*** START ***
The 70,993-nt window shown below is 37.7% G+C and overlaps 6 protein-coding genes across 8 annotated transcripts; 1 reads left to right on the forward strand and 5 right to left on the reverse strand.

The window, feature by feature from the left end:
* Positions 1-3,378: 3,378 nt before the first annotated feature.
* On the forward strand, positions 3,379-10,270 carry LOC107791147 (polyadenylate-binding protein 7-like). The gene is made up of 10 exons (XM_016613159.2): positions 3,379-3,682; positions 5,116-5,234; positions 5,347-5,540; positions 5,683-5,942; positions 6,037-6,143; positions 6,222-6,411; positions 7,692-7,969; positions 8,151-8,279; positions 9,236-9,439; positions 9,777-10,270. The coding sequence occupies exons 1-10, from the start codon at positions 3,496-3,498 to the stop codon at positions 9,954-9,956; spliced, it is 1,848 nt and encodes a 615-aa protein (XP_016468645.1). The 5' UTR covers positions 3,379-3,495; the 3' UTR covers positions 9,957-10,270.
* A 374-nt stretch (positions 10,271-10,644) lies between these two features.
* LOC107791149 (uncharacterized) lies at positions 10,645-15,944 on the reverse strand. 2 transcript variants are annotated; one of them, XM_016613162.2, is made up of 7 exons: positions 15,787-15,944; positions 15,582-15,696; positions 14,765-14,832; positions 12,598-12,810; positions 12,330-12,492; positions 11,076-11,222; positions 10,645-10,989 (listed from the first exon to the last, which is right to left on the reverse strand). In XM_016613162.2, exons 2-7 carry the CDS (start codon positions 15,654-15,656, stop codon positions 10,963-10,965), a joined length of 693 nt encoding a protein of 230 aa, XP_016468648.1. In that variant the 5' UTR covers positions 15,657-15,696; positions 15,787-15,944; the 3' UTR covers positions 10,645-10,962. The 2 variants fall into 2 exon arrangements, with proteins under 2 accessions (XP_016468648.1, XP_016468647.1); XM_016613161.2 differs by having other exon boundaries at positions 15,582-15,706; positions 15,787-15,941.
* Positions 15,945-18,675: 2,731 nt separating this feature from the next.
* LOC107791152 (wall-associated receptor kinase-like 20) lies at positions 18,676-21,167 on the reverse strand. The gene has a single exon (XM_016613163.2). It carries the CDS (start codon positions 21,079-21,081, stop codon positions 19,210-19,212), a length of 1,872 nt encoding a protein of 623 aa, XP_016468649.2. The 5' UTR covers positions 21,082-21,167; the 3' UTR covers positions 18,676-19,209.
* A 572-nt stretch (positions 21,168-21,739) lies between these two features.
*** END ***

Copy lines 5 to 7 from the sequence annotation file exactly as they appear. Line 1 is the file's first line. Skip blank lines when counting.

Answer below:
* A 374-nt stretch (positions 10,271-10,644) lies between these two features.
* LOC107791149 (uncharacterized) lies at positions 10,645-15,944 on the reverse strand. 2 transcript variants are annotated; one of them, XM_016613162.2, is made up of 7 exons: positions 15,787-15,944; positions 15,582-15,696; positions 14,765-14,832; positions 12,598-12,810; positions 12,330-12,492; positions 11,076-11,222; positions 10,645-10,989 (listed from the first exon to the last, which is right to left on the reverse strand). In XM_016613162.2, exons 2-7 carry the CDS (start codon positions 15,654-15,656, stop codon positions 10,963-10,965), a joined length of 693 nt encoding a protein of 230 aa, XP_016468648.1. In that variant the 5' UTR covers positions 15,657-15,696; positions 15,787-15,944; the 3' UTR covers positions 10,645-10,962. The 2 variants fall into 2 exon arrangements, with proteins under 2 accessions (XP_016468648.1, XP_016468647.1); XM_016613161.2 differs by having other exon boundaries at positions 15,582-15,706; positions 15,787-15,941.
* Positions 15,945-18,675: 2,731 nt separating this feature from the next.